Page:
Whatever the alphabet, people on Main Street need help if recovery is to be real. The divergence between the “haves” and “have nots” can be addressed by a tax regime that flattens propitious gains owing to pump priming / QEs.

According to Frances Donald of Manulife Investment Management, it is time to discard the shape of a single alphabet – V, U, L, or K – that can represent profile of the coming recovery. What may be more instructive is to view what lies ahead as a 3-stage recovery with its own set of themes.

          Phase 1: Rapid Rebound (up to September)

          Phase 2: Stall Out (up to end 2021)

          Phase 3: New Normal (beyond 2022)

During Phase 1, recovery could rebound up to 60% of economic output lost. It may look like a V but will not last. Why? Once government transfers peters out, household incomes drop. This suggests governments need to continue with stimulus packages until a vaccine is found. But that raises public debt substantially which has future consequences.

In Phase 2, the “Stall Out” stage, recovery could fizzle out unless more “fizz” is added to the Coke! It is unclear which governments and when support measures are withdrawn. But businesses will suffer in operating capacity, revenue streams, employment numbers and reduced profitability. Defaults may increase, bankruptcies and liquidation will follow. Consumers may remain cautious because of uncertainties. The looming problems of trade and Brexit will exacerbate the discomfort of a “Stall Out”. Then there is the U.S. Presidential election and its fall-out!

In Phase 3, de-globalisation and its attendant developments will change supply chains. Alternative arrangements and decoupling become the new focus. Many nations will realise their fiscal position is in terrible shape. Interest rates remain at or below zero for a fair period in the foreseeable future. Rise of interest rates may happen in 2025 or thereafter. Many “zombie” firms will crash once reality sinks in. Governments need to look at new ways of improving productivity.

Covid-19 has brought uncertainty and confusion to both the financial and real markets. Decisive actions by some governments has reduced the emergence of a full-blown global crisis. It is time to look at scenario development and measures tailored to both local and international requirements.

1. K-shaped recovery taking hold of emerging markets, Starbiz, Friday, 4 September 2020.
2. The case for a “K-shaped” recovery? Jones Lang LaSalle IP, Inc., August 18, 2020

Tuesday, 22 September 2020

New Glove Players: Will the High Entry Cost Pay Off?

Despite the high cost incurred to set up glove production lines, the number of Malaysian public-listed companies that are jumping into the healthcare-related industry is increasing. The interest in such businesses is gaining momentum in the face of the yet-to-abate COVID-19 pandemic outbreak.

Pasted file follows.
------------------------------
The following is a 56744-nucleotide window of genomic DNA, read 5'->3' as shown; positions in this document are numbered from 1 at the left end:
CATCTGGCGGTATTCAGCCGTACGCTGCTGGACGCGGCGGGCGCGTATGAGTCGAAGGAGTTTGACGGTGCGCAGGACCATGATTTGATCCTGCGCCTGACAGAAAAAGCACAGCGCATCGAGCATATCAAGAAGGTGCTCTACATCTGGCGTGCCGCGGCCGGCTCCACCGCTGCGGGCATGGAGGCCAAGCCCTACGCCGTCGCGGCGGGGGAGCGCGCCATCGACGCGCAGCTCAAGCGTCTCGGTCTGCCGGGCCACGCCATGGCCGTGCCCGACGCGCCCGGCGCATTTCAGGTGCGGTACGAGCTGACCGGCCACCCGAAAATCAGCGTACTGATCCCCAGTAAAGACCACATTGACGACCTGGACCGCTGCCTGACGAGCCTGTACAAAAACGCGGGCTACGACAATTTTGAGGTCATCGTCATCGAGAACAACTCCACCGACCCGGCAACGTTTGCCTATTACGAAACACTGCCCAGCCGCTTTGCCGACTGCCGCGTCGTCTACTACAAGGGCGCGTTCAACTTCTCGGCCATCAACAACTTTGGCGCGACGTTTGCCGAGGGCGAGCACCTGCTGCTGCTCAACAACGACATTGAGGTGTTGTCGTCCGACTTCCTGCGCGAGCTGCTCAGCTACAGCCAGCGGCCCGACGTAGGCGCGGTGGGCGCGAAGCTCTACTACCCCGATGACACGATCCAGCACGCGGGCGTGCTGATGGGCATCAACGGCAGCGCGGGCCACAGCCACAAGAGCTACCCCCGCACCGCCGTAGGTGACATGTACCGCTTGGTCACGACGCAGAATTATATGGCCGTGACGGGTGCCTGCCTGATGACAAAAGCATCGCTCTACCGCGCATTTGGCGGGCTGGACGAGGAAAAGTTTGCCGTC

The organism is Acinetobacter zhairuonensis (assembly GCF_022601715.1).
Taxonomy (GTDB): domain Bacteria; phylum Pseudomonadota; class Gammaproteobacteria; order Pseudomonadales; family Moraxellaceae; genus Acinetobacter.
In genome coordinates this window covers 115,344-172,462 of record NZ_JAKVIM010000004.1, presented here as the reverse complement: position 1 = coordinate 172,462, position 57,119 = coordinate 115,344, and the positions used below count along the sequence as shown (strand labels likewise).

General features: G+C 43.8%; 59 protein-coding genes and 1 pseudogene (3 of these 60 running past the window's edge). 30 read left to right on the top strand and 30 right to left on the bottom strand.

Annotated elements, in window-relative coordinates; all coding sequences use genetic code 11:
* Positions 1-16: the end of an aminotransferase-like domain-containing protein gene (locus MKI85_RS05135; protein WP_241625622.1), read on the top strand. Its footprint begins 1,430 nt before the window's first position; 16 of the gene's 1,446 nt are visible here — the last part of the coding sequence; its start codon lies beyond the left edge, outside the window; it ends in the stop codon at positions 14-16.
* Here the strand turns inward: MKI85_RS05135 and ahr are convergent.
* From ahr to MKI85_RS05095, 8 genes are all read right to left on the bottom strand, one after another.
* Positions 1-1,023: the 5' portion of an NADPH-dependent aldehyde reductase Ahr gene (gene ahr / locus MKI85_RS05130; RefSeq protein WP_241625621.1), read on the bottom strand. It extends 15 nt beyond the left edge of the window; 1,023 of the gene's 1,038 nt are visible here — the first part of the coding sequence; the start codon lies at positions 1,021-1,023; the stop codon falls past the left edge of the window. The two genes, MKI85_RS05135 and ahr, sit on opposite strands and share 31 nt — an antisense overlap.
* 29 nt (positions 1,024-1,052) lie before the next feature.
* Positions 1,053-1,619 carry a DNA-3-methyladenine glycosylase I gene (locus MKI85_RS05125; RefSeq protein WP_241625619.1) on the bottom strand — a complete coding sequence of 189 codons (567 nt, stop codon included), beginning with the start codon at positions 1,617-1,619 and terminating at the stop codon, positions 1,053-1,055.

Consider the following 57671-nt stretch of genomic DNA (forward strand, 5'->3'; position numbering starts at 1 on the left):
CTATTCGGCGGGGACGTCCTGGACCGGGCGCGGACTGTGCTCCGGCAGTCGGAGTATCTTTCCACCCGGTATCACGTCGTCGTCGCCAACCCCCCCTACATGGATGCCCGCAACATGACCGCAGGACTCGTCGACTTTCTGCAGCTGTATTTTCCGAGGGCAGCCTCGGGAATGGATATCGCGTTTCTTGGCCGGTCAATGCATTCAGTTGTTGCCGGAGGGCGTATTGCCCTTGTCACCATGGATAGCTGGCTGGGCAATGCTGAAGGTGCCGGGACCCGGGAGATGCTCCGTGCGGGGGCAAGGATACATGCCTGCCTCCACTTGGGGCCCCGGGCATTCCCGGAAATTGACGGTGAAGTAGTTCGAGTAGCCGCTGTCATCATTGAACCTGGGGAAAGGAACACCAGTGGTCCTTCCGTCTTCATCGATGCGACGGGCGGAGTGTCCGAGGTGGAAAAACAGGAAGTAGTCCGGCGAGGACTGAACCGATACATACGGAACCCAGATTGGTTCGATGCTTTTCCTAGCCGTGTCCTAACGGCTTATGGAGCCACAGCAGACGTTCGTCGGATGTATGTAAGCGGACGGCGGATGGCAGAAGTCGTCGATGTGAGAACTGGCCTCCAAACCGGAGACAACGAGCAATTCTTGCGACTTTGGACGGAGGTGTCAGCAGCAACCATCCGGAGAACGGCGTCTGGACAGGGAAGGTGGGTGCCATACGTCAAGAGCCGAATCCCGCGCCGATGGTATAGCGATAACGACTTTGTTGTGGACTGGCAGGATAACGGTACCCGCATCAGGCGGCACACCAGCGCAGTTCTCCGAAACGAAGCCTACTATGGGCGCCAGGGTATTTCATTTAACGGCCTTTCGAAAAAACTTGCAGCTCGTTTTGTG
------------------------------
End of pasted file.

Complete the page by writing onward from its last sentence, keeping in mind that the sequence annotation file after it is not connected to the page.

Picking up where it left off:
The new entrants include precision engineering outfit AT Systematization Bhd, crude palm kernel oil producer Green Ocean Corp Bhd, construction firm Vizione Holdings Bhd, IT solution provider MSCM Holdings Bhd, automotive battery maker GPA Holdings Bhd and property player Iconic Worldwide Bhd, among others. Rubber-related Karex Bhd, which manufactures condoms, has also ventured into glove production.

Many of the companies, being new players in the glove scene, are starting from scratch right from land acquisition, which makes the entire process to commence operations longer. Some will be using their existing facilities to produce the gloves and would just need to invest in the production lines. Some like MSCM have rented a factory for the purpose.

Interestingly, such companies’ share prices have tended to shoot up even before any official announcement was made. Their new ventures range from the manufacture of personal protective equipment (PPE), the production of rubber gloves, to potential distribution of COVID-19 vaccines.

The downside risk is that glove demand may decrease gradually upon a vaccine is introduced. Also, more players or suppliers could lower their average selling price (ASP) to secure market share. Apart from not having economies of scale, the new entrants may not have the reach and network of the supply chain that large glove companies currently have. So, will the high cost of entry eventually pay off?


1. Many new hands in glove sector, 5 Sep 2020, The Star
2. Will the rush into healthcare-related ventures pay off? 3 Sep 2020, The Edge

Monday, 21 September 2020

U.S. Foreign Policy: “Hard” or “Soft” Power?

Power is one of the more contestable concepts in political theory. It is conventional and convenient to define it as “the ability to effect the outcomes you want and, if necessary, to change the behavior of others to make this happen.” (Joseph S. Nye, Jr.)

In recent decades, scholars and commentators have chosen to distinguish between two kinds of power, “hard” and “soft.” The former, hard power, is achieved through military threat or use, and by means of economic menace or reward. The latter, soft power, is the ability to have influence by co-opting others to share some of one’s values and, as a consequence, to share some key elements on one’s agenda for international order and security. Hard power requires its addressees to consider their interests in terms mainly of calculable costs and benefits. Soft power works through the persuasive potency of ideas that foreigners find attractive. It is highly desirable if much of the world external to America wants, or can be brought to want, a great deal of what America happens to favor also. Americans want to believe that the soft power of their civilization and culture is truly potent.